I am surprised YOU, Sarah, did not discover this information, as you are the Service Coordinator, and I was under the impression you would be asking these very BASIC questions before you tell me there is a home that is wanting to meet us. That said, Huber made it very clear that this home could NOT meet Jamey's needs.

Any thoughts on this?

Kim Oakley”


This was the service coordinator’s thoughtful email response to me on 12/19/14: She completely IGNORES what I told her. 

“Mrs. Oakley,

Jaclyn's Home administrator, Huber, and owner, Flora Crow, have reviewed Jamey's referral packet and are interested in meeting with you and Jamey to further assess whether he would be a good match for the home.  Both Huber and Mrs. Crow are aware that the Regional Center is open to funding supplemental supports. I would like to coordinate a meeting; please call me to discuss date/time, location, etc.


Sarah, Social Work Counselor
San Diego Regional Center”
On 12/19/14, I emailed the service coordinator again and told Sarah I had tracked down and spoken with the “owner” of the Deflection Home, Flora Crow. Crow was honest with me about what she thought.

“Hi Sarah,

I received your phone message this morning, 12/19/14, at about 9:00 am, although I have asked you previously, to please email me. Again, please email as that is the preferred way I want to communicate with you. That said, your message said Jaclyn's home owner, Flora Crow, has been "reviewing referral information" on James. You further stated in your phone message that SDRC is "willing to fund any supplementary staff necessary to meet Jamey's needs." However, that is not the whole truth. Around 10:00 am, I was able to track down and speak with the owner of Jaclyn's home, Flora Crow.

When I spoke to Flora, she stated that she has reviewed the referral and saw Jamey requires medical care and that her deflection home is "non-medical." She further stated Jacklyn's home has "No LVNs" on staff, there is only a nurse who comes out one time per week, for a few hours, to check medications.

You, Sarah, did not tell Jaclyn's home if the supplementary staff would be LVNs, specifically the 1:1 LVN care Jamey needs round the clock to administer rescue IM injection seizure medications or per rectum Diastat rescue seizure meds, administer prescribed oxygen, PRN medication or administer Bisacodyl suppositories.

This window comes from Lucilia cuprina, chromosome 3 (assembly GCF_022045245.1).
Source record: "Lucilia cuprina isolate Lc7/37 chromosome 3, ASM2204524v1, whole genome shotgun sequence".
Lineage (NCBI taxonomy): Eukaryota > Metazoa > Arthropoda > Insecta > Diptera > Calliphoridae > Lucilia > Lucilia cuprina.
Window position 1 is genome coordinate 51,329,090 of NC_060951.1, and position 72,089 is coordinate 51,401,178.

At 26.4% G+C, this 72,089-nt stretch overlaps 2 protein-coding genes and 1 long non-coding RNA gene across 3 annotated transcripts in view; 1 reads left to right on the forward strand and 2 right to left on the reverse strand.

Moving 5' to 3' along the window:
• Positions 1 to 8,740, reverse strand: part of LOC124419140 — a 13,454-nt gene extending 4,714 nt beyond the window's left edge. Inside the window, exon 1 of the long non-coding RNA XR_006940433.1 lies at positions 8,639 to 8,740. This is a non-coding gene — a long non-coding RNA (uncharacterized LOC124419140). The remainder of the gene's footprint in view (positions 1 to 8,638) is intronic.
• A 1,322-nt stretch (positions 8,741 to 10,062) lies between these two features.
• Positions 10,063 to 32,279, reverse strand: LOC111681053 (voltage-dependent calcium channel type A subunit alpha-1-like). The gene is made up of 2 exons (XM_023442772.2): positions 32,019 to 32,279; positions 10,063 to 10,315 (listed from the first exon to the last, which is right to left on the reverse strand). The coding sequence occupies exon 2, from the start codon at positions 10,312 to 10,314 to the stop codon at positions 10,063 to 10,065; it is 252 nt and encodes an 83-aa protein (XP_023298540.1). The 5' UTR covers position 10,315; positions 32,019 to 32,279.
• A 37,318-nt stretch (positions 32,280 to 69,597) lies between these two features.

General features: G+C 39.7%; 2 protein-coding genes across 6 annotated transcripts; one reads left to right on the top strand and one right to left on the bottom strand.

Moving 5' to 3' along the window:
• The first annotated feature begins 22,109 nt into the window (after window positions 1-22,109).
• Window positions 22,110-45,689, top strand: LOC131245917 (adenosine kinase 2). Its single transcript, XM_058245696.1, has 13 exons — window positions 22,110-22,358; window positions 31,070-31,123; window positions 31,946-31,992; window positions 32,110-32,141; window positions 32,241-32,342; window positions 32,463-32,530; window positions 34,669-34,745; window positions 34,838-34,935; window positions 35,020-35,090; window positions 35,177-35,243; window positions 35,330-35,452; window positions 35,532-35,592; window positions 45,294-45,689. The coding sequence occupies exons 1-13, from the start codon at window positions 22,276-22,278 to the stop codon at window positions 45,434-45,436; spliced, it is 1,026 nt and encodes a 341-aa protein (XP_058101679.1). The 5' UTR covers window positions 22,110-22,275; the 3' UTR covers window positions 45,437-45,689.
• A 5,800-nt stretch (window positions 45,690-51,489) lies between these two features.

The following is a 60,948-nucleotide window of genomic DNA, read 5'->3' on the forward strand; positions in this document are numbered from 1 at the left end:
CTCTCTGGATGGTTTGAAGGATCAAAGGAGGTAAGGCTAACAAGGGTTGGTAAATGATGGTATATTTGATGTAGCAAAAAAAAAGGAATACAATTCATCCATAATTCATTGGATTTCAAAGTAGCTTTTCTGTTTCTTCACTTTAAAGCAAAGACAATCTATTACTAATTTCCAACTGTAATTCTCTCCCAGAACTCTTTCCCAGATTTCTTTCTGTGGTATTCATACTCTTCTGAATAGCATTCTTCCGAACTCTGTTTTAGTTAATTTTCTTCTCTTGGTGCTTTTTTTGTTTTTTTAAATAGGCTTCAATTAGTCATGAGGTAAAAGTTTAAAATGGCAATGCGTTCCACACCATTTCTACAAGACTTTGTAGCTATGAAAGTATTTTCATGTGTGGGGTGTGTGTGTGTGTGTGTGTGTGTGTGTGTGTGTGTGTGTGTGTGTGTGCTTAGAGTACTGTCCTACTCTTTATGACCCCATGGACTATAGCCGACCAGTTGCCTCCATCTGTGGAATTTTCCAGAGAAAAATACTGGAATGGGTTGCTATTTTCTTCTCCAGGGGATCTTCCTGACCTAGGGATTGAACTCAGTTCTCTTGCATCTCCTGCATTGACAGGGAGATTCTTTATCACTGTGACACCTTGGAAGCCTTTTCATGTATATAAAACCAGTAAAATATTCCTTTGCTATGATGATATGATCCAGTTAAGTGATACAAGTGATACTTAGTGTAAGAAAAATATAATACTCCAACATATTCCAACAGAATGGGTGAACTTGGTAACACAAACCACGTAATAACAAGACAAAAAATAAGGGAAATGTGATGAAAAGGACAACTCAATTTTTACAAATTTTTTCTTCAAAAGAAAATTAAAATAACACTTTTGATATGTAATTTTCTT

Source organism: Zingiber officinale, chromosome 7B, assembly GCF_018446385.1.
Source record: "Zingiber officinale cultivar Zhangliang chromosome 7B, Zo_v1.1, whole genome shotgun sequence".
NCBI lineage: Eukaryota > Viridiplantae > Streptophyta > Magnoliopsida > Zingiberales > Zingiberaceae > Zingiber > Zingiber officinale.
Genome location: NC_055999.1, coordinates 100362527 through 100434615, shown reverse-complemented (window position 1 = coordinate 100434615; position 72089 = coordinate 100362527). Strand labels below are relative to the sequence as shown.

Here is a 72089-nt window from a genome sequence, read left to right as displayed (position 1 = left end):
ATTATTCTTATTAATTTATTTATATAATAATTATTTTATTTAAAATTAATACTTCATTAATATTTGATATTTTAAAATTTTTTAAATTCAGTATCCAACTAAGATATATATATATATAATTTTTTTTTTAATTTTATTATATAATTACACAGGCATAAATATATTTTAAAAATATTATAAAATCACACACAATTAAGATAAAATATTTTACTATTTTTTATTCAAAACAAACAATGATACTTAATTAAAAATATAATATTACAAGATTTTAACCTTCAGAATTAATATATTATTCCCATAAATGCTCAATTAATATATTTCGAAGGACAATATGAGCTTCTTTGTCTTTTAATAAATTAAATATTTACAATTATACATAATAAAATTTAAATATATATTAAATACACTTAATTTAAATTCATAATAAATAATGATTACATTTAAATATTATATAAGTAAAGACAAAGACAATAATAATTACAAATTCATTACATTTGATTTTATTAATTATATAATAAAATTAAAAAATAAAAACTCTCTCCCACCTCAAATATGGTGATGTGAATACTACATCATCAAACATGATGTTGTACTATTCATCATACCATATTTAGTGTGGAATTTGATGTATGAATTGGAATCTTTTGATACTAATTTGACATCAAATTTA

Instead, you told Flora SDRC would "consider" funding "extra hours" for the nurse who comes out ONE time per week to check medications. ONE TIME PER WEEK FOR A FEW HOURS.

When I reminded her that James can have a seizure at any time  of the day and night, and has to have his seizures promptly treated, as his right under the law, she again said the home only has a nurse who comes out ONE time per week for a few hours to review medications, this is not a nurse who would be assigned to James to meet his 1:1 LVN nursing need, or who would be an LVN present to PROMPTLY administer prescribed rescue IM or PR seizure medications or apply oxygen to James.

Flora also stated, "Our staff can't do IM injections of your son's seizure medication." When I asked well, how about administering the PR (per rectum) Diastat, she repeated again, "we are a non-medical facility" "we can't administer rectal rescue seizure medications" "we are not even allowed to do suppositories(bisacodyl)" and "we are not allowed to administer oxygen during seizures" Flora noted that administering these meds are only something an LVN or RN can do and if there is no LVN assigned to James at all times, they would not be able to administer his prescribed seizure medications or oxygen, as such he would be deprived of prompt medical care, which is unlawful and places his health and safety at risk.

Flora [Crow] further stated that even if SDRC would fund supplementary staffing, this would have to be in writing, very specific, and THEN she would have to go to the Department of Social Services and see if they would ALLOW such medical care needed for Jamey, inside the Deflection home , since her deflection home is ‘non-medical.’ When I asked how long getting an "exception" would take, she said she "didn't know" and "wasn't sure" if the Dept. of Social Services and Community care Licensing "would even grant an exception" for a person like "your son who has these medical needs." She said she never heard of one being made.